"As a kid growing up in Manhattan, William Helmreich played a game with his father they called "Last Stop." They would pick a subway line and ride it to its final destination, and explore the neighborhood there. Decades later, Helmreich teaches university courses about New York, and his love for exploring the city is as strong as ever. Putting his feet to the test, he decided that the only way to truly understand New York was to walk virtually every block of all five boroughs--an astonishing 6,000 miles. His epic journey lasted four years and took him to every corner of Manhattan, Brooklyn, Queens, the Bronx, and Staten Island. Helmreich spoke with hundreds of New Yorkers from every part of the globe and from every walk of life, including Mayor Michael Bloomberg and former mayors Rudolph Giuliani, David Dinkins, and Edward Koch. Their stories and his are the subject of this captivating and highly original book. We meet the Guyanese immigrant who grows beautiful flowers outside his modest Queens residence in order to always remember the homeland he left behind, the Brooklyn-raised grandchild of Italian immigrants who illuminates a window of his brownstone with the family's old neon grocery-store sign, and many, many others. Helmreich draws on firsthand insights to examine essential aspects of urban social life such as ethnicity, gentrification, and the use of space. He finds that to be a New Yorker is to struggle to understand the place and to make a life that is as highly local as it is dynamically cosmopolitan."--Publisher's description.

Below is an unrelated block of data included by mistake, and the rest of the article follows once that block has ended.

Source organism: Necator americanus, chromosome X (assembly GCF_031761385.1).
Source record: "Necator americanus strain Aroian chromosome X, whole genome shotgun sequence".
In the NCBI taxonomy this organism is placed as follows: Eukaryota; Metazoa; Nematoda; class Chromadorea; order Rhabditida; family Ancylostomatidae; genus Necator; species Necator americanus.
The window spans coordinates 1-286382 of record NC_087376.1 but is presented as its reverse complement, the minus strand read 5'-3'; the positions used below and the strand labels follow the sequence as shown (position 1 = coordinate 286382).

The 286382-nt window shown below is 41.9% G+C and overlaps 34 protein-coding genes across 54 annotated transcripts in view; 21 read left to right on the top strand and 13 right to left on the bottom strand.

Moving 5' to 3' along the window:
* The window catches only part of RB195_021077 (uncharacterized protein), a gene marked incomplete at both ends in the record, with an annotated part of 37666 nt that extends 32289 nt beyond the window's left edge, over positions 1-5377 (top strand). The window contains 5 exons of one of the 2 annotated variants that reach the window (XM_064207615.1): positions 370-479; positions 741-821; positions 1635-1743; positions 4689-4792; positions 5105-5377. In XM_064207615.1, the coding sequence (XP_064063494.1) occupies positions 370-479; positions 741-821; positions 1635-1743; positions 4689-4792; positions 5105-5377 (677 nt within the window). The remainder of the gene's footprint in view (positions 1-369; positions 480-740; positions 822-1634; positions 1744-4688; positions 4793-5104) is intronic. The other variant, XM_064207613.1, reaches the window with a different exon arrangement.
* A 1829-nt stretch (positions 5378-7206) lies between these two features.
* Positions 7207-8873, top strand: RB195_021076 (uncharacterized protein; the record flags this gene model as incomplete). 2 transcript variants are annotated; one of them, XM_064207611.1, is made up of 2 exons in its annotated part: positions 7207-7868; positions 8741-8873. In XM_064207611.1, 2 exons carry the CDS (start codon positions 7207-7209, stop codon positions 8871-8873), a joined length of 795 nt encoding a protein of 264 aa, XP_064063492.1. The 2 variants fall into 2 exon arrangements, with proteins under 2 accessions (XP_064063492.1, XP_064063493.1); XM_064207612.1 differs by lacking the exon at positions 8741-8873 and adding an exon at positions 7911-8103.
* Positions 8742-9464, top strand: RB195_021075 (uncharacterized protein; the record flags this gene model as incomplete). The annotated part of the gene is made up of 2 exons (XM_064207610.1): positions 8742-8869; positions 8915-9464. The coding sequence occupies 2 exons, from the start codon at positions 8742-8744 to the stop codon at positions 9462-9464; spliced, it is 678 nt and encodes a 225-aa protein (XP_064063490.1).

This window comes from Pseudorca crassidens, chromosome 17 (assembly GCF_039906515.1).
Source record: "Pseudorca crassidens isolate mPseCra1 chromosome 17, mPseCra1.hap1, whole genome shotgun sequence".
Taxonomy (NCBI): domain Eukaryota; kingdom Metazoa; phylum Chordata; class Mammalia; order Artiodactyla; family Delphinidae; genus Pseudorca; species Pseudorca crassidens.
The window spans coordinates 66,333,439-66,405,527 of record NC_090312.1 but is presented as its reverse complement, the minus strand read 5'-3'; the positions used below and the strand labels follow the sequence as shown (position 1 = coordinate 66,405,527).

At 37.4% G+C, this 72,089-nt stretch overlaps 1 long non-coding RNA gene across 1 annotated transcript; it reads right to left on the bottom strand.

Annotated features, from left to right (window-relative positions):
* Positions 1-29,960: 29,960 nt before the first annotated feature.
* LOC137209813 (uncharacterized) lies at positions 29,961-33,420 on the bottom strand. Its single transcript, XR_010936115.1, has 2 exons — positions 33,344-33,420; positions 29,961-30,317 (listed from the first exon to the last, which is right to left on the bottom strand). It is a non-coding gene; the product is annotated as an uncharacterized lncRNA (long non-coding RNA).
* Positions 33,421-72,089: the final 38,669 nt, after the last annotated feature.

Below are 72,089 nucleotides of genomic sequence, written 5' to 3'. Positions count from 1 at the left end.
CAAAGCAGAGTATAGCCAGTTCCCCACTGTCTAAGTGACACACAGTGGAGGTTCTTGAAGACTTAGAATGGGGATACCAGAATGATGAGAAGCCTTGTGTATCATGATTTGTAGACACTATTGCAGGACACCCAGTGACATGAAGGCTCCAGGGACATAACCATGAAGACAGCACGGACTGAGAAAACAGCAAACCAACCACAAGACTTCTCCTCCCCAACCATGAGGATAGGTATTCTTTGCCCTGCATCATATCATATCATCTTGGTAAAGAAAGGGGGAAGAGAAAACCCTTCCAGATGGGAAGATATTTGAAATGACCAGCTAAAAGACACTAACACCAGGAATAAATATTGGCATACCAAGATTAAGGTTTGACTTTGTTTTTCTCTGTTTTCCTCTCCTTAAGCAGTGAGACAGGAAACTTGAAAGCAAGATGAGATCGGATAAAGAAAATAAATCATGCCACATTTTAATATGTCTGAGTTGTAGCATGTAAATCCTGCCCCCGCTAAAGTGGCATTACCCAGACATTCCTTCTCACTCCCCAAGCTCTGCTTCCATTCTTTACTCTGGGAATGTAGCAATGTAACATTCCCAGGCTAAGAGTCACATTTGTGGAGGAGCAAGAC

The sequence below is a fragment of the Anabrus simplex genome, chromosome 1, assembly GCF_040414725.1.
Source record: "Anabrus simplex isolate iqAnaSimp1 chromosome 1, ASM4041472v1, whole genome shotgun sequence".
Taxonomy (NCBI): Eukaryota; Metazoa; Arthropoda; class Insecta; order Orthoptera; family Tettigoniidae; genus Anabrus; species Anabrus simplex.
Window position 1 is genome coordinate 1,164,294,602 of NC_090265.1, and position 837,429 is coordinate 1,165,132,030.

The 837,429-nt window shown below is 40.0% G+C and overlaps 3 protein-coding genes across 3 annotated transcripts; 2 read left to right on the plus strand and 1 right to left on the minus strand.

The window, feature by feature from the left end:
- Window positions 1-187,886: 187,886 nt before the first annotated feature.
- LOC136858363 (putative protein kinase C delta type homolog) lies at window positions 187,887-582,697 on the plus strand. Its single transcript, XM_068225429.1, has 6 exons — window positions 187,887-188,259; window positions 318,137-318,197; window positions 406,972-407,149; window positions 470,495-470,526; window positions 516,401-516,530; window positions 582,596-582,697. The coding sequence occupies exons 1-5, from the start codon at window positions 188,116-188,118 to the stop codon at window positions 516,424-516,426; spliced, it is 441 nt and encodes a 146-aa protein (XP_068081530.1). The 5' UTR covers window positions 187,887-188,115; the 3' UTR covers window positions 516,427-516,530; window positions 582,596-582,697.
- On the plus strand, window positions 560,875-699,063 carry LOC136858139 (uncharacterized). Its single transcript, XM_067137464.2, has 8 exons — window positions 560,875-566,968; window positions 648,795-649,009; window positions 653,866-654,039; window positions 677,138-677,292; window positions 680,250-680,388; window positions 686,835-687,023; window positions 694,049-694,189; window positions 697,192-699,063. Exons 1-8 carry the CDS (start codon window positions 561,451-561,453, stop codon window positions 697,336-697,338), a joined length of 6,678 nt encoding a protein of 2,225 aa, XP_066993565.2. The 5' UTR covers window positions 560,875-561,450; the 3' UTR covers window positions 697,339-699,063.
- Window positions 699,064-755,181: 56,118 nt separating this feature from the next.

For discussions of Lincoln's approach , see Richard N. Current , The Lincoln Nobody Knows ( New York , 1958 ) ; Benjamin Quarles , Lincoln and the Negro ( New York , 1962 ) ; Abraham Lincoln to O. H. ...
Richard N. Current , The Lincoln Nobody Knows ( New York : Hill and Wang , 1958 ) , 221–22 . 6. Lincoln to Mary Speed , Sept. 27 , 1841 , CWL , 1 : 260 ; Cox , Lincoln and Black Freedom , 20 ; Current , Lincoln Nobody Knows ; Don E.
Author: Howard Jones
Publisher: U of Nebraska Press
In Abraham Lincoln and a New Birth of Freedom, Howard Jones explores the relationship between President Lincoln's wartime diplomacy and his interrelated goals of forming a more perfect Union and abolishing slavery. From the outset of the Civil War, Lincoln's central purpose was to save the Union by defeating the South on the battlefield. No less important was his need to prevent a European intervention that would have facilitated the South's move for independence. Lincoln's goal of preserving the Union, however, soon evolved into an effort to form a more perfect Union, one that rested on the natural rights principles of the Declaration of Independence and thus necessitated emancipation.
Richard N. Current , The Lincoln Nobody Knows ( New York : McGraw Hill , 1958 ) , 235-36 . 32. Stephen B. Oates , Abraham Lincoln : The Man Behind the Myths ( New York : Harper & Row , 1984 ) , 144 . 33. LaWanda Cox , Lincoln and Black ...